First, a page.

The Gauteng Department of Health this week unveiled new technology that will help protect and prevent the spread of tuberculosis (TB) amongst healthcare workers.
The Portacount Respirator Fit Tester is a device that will allow healthcare workers identify whether their personal protective equipment (PPE) fits properly, explained MEC for health in the province Dr Nomathemba Mokgethi. The device works with respiratory equipment such as gas masks, respirators, disposable masks such as N95, P1 and P2 disposable respirators.
Authorities identified ill-fitting PPE as one of the contributing factors that putting healthcare workers at risk of exposure to TB and COVID-19, according to Mokgethi.
At an event marking World TB Day on 24 March, Mokgethi announced that the device will be distributed to health facilities around the province. Held at the Carletonville Civic Centre, the event also saw healthcare workers screened for TB, COVID-19, HIV and diabetes.
A safe environment for healthcare workers
Professor Muzimkhulu Zungu from the National Institute for Occupational Health lauded the department for introducing the fit tester device. Zungu highlighted the importance of providing employees with a safe environment and proper safety equipment.
“Generally there are two sizes, there is the regular and small,” Zungu said of face masks. “With the Fit Test, it will help you to know which one you should wear. There’s a number of things that tell us from this machine and we are launching this because we want to discourage people from just going into the workplace, taking a respirator, putting it on their face but not knowing if it is going to protect them.”
Zungu urged the Gauteng Department of Health as an employer to ensure that healthcare workers’ safety, as is the law. A 2014 audit by the Department of Employment and Labour found that Gauteng had a compliance rate of between 9% and 30% in protecting workers from infectious diseases, he said.
“Our health [workers] deserve access to workers’ rights because it is our human right,” Zungu added.
Healthcare workers at higher risk of developing TB
In 2019 Margaret Damsisi, a 48-year-old community healthcare worker experienced a persistent cough and decided to seek medical attention. Doctors diagnosed Damsisi with TB.
“I had a cough that wouldn’t go away and I went to the clinic where I was advised to take a cough mixture and see if the cough would go away,” said Damsisi, who works at the Bekkersdal West community health centre. “When it persisted, I decided to consult again and that is when, after various tests, I was diagnosed with TB.”
With the support of her colleagues and family, she was able to adhere to the six months of TB treatment. Damsisi is the exception though, as many TB patients struggle to adhere to the treatment regime.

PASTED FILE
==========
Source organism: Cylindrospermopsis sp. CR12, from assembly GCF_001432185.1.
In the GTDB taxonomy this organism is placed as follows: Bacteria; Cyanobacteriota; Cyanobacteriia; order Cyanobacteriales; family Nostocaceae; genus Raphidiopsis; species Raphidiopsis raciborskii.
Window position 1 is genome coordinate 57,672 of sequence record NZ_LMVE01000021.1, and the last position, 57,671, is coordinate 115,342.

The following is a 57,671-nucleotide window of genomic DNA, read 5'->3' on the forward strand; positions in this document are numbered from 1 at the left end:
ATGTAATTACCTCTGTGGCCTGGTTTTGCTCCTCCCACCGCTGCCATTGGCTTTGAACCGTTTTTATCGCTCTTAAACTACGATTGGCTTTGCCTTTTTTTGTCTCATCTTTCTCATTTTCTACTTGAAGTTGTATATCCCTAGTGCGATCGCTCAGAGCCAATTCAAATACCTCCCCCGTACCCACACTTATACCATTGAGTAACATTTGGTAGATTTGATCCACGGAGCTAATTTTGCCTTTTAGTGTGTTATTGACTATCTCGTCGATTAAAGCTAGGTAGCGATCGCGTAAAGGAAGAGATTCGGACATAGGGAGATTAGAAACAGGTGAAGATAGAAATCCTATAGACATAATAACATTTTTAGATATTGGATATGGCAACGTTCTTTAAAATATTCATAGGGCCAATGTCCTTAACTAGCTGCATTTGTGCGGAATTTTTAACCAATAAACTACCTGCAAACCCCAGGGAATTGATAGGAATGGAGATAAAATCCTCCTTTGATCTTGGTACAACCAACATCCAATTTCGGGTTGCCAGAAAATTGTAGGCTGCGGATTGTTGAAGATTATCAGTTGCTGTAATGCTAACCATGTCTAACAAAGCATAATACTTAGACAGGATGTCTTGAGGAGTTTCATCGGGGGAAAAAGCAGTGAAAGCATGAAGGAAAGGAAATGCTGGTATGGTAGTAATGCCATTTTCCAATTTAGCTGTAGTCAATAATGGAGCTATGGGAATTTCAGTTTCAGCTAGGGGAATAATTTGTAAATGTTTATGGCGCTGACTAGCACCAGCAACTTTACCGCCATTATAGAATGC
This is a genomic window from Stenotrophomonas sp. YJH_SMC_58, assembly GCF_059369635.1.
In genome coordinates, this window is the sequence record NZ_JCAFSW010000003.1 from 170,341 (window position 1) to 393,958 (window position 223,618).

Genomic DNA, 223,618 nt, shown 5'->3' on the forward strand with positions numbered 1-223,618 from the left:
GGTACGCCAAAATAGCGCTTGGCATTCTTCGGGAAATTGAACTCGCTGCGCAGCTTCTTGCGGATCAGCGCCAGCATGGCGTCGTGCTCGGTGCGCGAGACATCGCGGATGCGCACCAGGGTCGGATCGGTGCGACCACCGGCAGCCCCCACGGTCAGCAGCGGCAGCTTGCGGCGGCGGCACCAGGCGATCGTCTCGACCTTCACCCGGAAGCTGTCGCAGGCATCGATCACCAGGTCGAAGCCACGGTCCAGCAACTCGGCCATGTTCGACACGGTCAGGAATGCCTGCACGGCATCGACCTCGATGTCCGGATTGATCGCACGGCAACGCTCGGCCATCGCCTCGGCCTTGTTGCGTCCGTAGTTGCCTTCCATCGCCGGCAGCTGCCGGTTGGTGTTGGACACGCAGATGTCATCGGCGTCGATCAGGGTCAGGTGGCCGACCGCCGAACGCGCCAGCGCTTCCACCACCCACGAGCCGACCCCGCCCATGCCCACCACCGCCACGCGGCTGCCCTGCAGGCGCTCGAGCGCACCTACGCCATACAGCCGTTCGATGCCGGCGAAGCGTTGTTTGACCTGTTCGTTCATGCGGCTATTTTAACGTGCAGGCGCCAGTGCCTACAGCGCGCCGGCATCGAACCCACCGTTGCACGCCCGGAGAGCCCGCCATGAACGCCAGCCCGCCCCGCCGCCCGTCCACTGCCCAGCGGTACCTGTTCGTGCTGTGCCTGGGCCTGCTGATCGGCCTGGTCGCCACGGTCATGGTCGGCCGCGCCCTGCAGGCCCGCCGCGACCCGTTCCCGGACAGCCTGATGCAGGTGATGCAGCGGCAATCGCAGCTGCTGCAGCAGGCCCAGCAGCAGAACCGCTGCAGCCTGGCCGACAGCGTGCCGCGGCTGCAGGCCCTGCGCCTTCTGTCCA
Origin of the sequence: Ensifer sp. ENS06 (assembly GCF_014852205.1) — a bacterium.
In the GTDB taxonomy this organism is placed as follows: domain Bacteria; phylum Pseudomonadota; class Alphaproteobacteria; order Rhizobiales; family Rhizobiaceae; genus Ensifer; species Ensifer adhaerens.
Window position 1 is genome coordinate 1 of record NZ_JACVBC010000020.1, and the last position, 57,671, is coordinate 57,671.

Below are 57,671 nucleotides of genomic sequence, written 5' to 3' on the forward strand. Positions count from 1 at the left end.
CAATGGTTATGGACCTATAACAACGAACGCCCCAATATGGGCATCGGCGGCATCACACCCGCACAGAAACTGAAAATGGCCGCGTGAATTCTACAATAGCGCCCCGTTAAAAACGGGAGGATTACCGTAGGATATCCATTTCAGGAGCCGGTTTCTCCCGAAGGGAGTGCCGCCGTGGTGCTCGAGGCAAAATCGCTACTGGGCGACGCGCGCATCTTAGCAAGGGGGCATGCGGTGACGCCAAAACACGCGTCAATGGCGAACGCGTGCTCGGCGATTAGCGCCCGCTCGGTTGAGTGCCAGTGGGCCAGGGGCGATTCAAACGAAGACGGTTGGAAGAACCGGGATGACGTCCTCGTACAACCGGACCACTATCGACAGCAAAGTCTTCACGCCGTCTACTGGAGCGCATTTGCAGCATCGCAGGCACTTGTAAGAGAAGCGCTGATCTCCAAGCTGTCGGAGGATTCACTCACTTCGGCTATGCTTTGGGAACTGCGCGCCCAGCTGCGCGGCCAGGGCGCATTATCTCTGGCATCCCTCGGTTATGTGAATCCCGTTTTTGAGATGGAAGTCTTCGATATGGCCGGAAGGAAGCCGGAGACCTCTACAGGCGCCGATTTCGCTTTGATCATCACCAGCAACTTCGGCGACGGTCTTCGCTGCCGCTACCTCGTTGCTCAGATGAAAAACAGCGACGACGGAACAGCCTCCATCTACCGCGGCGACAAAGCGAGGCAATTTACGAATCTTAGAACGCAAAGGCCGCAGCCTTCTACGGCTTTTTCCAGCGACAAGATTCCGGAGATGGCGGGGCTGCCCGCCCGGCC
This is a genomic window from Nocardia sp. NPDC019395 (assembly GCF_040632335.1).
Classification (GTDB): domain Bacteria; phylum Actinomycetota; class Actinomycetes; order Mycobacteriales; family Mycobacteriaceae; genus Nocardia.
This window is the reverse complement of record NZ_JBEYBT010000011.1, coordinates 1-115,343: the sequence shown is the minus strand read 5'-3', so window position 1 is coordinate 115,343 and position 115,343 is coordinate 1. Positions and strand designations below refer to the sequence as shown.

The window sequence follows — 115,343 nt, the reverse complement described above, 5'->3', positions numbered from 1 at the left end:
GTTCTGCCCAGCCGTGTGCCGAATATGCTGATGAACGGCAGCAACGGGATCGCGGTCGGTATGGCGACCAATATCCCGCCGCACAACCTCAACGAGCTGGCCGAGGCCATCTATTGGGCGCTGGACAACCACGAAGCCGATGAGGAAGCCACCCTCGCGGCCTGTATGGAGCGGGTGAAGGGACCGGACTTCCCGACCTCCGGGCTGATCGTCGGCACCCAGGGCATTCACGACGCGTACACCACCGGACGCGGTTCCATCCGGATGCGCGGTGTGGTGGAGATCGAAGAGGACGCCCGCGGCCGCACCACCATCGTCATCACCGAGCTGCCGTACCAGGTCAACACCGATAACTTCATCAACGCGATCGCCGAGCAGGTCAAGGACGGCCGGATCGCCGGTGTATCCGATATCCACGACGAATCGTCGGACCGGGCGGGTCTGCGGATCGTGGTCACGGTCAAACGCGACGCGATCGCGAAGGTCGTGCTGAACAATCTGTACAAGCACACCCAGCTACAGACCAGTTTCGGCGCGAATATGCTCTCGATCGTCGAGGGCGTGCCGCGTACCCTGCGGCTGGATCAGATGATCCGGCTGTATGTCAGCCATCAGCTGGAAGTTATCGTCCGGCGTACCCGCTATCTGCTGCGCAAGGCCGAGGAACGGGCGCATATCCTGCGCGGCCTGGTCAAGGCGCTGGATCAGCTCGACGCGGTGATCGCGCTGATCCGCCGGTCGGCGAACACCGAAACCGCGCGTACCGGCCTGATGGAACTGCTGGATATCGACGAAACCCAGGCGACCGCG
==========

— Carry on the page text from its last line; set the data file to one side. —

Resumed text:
“I accepted the diagnosis and the staff together with my family, were very supportive. I took the treatment and after six months, I was healed,” she added.
Preventative TB treatment
Damsisi is advocating for the introduction of a one dose per week TB drug, 3HP. The drug is given to those at risk of developing TB, like people living with HIV and household contacts of those with TB.
It is meant to treat patients with latent TB, a form of the disease in which the tuberculosis bacteria remains in the patient’s body but is inactive. The pharmaceutical company Sanofi in partnership with the National Department of Health launched 3HP in 2019.
The drug has a shorter treatment regimen—12 weeks—making patient adherence easier and improving treatment outcomes. The current standard of preventative treatment takes 12 months, and has seen patients defaulting or even stopping treatment, resulting in inadequate prevention.
According to Dr Jebson Zingwari, who manages the TB portfolio at Sanofi, the 3HP treatment is currently available in four provinces.
“The treatment has been distributed to four provinces and will be distributed further down to the facilities. The government is working on a roll-out and training plan and once facilities are trained, implementation will begin,” said Zingwari.
The effects of COVID-19 on TB treatment
The COVID-19 pandemic has further affected patient adherence to preventative TB treatment. Zingwari says that 3HP can address this challenge.
“COVID has negatively affected the accessibility to facilities by patients as they are afraid of contracting the disease. As a result, some patients on TB preventive therapy and TB treatment have defaulted their treatment. The new shorter treatment regimen will reduce the number of facility visits a patient needs to do and therefore will improve uptake and adherence to TB preventive therapy. This will help to reduce TB in South Africa,” he said.
The Gauteng Department of Health has also launched a TB hotline, which they hope will encourage residents to seek testing and treatment for TB.
“This is the first of its kind in Gauteng and people are going to phone, WhatsApp or SMS if they have got the signs and symptoms of TB. It is also going to help us in tracking and tracing the lost follow-ups,” said project manager of the hotline Maphefo Masango.
#TB || GAUTENG TBHOTLINE. Do you have TB related questions? Gauteng Department of Health has launched a hotline to trace and find patients that are lost to follow -up (LTF). pic.twitter.com/J5j7sV5FmR— Tshwane District Health Services (@HealthTshwane) March 24, 2021
Through this service, patients will also receive a reminder to go and collect their results once they have been sent back to the clinic from the lab. Patients who have defaulted on their treatment can also reach out to the new TB Hotline by calling 0800 428 8364 or sending a WhatsApp message to 082 601 1000 for help. — Health-e News